By Linda Hsieh, Managing Editor
As a young geologist fresh out of the University of Leeds in England in the late ’70s, Robin Macmillan recalls getting his first job and going out to land rigs in South Texas working as a mud logger. Once he got there, however, he realized he was much more fascinated with the drilling process than with collecting the cuttings coming over the shakers.
“Very quickly, my focus became drilling engineering rather than oilfield geology,” Mr Macmillan, now Senior VP for Business Development at National Oilwell Varco (NOV), said. “The mechanical challenge of getting this rig to make a hole in the ground for several thousand feet while controlling the downhole pressure – it fascinated me.”
For a few years, Mr Macmillan worked for Core Lab in South Texas and Libya, then for Baroid in places as varied as Gabon, Congo, Syria, Norway and Spain. “I was also working in Mexico in the early days when Pemex was just starting to explore offshore Ciudad del Carmen. It was an exciting time.”
But then the ’80s rolled around, and Mr Macmillan found himself a victim of an unforgiving downturn, so he headed back to England and began teaching geology at a local college.
He didn’t give up on the industry, though. When the oil industry picked back up in the early ’90s, he dived in again, joining Hycalog’s drill bits business. “I think we’re seeing the same thing happening right now. A lot of young people left the industry during this downturn, and you think they probably have gone somewhere else, but the oilfield eventually pulls you back. It’s a really exciting business, and I’ve never regretted coming back into this trade,” he said.
Getting back into the drilling industry, Mr Macmillan also learned to appreciate the time he had spent both offshore and on land rigs, recognizing how that work paved a solid understanding of the drilling process. “The good thing about the logging shack is that it’s connected to all the sensors on the rig, so everyday you’re watching all the parameters of the drilling process. You’re the first person on the rig to see gas or a change in flow, and you see when drilling is efficient and when it’s not. You become very tuned in to the whole process,” he said.
This intimate understanding of drilling came in handy in the bits business, he found out. “If you’re going to recommend a drill bit, you need to know not just the geology but also the rig, the mud, the casing, the downhole motor, etc. You have to talk drilling.”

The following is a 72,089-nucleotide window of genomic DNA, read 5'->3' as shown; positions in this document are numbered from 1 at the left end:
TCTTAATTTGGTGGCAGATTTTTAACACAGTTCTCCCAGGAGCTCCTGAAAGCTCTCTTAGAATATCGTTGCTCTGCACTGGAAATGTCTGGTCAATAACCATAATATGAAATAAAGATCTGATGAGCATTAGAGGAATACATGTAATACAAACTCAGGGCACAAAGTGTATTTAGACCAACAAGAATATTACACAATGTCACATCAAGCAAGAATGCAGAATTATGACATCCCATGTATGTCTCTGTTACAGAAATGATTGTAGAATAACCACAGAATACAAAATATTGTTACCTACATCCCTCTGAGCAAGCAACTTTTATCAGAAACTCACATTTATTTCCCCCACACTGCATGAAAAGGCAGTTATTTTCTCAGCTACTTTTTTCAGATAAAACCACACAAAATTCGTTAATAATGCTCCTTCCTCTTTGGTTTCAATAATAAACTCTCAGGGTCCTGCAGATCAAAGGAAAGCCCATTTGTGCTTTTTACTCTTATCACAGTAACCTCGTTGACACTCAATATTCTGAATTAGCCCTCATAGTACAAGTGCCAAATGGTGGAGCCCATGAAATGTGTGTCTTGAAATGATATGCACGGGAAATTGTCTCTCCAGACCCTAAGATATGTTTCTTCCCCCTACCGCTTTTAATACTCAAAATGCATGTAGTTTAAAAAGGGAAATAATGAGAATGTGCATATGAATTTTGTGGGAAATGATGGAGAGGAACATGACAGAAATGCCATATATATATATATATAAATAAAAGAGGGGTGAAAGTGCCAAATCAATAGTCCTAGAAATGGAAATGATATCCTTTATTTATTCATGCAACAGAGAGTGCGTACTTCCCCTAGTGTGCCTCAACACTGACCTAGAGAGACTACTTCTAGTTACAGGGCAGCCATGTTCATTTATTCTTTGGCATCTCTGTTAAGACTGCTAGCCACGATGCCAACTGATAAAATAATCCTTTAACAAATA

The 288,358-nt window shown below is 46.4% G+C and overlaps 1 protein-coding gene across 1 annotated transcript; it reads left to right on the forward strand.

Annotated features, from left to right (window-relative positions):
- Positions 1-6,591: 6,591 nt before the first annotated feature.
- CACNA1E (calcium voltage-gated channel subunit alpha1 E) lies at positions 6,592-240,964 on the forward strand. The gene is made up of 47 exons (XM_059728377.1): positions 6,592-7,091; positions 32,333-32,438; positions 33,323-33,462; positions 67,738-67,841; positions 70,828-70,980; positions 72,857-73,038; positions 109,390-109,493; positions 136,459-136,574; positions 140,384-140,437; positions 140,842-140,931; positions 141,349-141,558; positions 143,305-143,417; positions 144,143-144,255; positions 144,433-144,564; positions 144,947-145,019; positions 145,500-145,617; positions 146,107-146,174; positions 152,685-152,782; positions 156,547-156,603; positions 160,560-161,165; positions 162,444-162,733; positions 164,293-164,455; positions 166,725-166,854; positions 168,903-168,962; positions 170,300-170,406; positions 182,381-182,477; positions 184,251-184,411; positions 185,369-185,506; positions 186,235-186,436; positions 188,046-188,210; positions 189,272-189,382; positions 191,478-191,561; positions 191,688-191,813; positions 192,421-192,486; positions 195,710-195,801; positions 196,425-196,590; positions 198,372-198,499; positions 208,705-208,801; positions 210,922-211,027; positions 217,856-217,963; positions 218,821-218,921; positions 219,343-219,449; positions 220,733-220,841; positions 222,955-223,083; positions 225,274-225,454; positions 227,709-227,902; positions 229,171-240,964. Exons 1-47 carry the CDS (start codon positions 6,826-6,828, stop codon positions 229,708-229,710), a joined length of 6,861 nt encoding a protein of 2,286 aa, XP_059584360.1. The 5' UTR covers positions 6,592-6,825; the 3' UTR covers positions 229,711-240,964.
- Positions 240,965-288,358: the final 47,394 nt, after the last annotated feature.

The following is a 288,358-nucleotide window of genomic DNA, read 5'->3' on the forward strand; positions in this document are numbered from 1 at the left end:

One of the most memorable projects he worked on during this time was Wytch Farm in the UK, which was operated by BP during the mid-’90s. The project called for extended-reach horizontal wells that had rarely been drilled before.
“This was when we really started to learn about long step-out wells,” he said. At the time, Hycalog was a part of Camco, which developed one of the industry’s first-ever rotary steerable systems. “The demands of that project actually created the need for new technology.”
During Mr Macmillan’s time working on Wytch Farm, the project even set a world record for the longest drill bit run, at 13,170 ft. “That was a big moment,” he recalled.
At that time Mr Macmillan was District Manager in Great Yarmouth, England, before moving to Venezuela, where he first served as Country Manager, then as Manager for Northern Latin America.
Through acquisitions, Hycalog became ReedHycalog and also became a part of Schlumberger. In 2000, he moved to Canada and started overseeing Schlumberger Drilling and Measurements, and by 2008, he had been appointed President of ReedHycalog. That same year, NOV acquired Grant Prideco, which had acquired ReedHycalog. After joining NOV through these acquisitions, Mr Macmillan first served as a VP in Europe before moving to Houston in his current role.
“It’s actually quite satisfying,” he said, to see technologies developed by ReedHycalog and GrantPrideco – downhole sensors and wired drill pipe – coming together with an advanced rig control system, NOVOS, developed by NOV. “It’s this convergence of technologies that is enabling closed-loop automated drilling, and it is these improvements in efficiency that are enabling our industry to drill its way out of the downturn.”
The level of predictability and consistency that can be achieved is not only helping to make more projects economically viable for operators, but it’s also improving the drilling process. “It lets the driller take a step back and be a supervisor of the automated process, so they can concentrate on the safety of the crew and the efficiency of the operation.”
Automation is also the underlying theme of Mr Macmillan’s work with the IADC Advanced Rig Technology Committee; he is on the second year of a two-year term as Chairman. Projects he’s overseen during this time include the publication of guidelines on alarm management, cybersecurity and control valve qualification testing.
The group is now embarking on a project to revamp the IADC Daily Drilling Report, in print and electronic formats. “It’s a significant undertaking, but I think it’s necessary as data management evolves at the wellsite in the coming years. We’ll be working to design a system that will allow the data being generated to be automatically fed into a daily report, while allowing people who want to fill it in manually to keep doing that. We’ll also be building in flexibility because we recognize that the industry is moving fast, and we have to consider what our needs might be in the future.” DC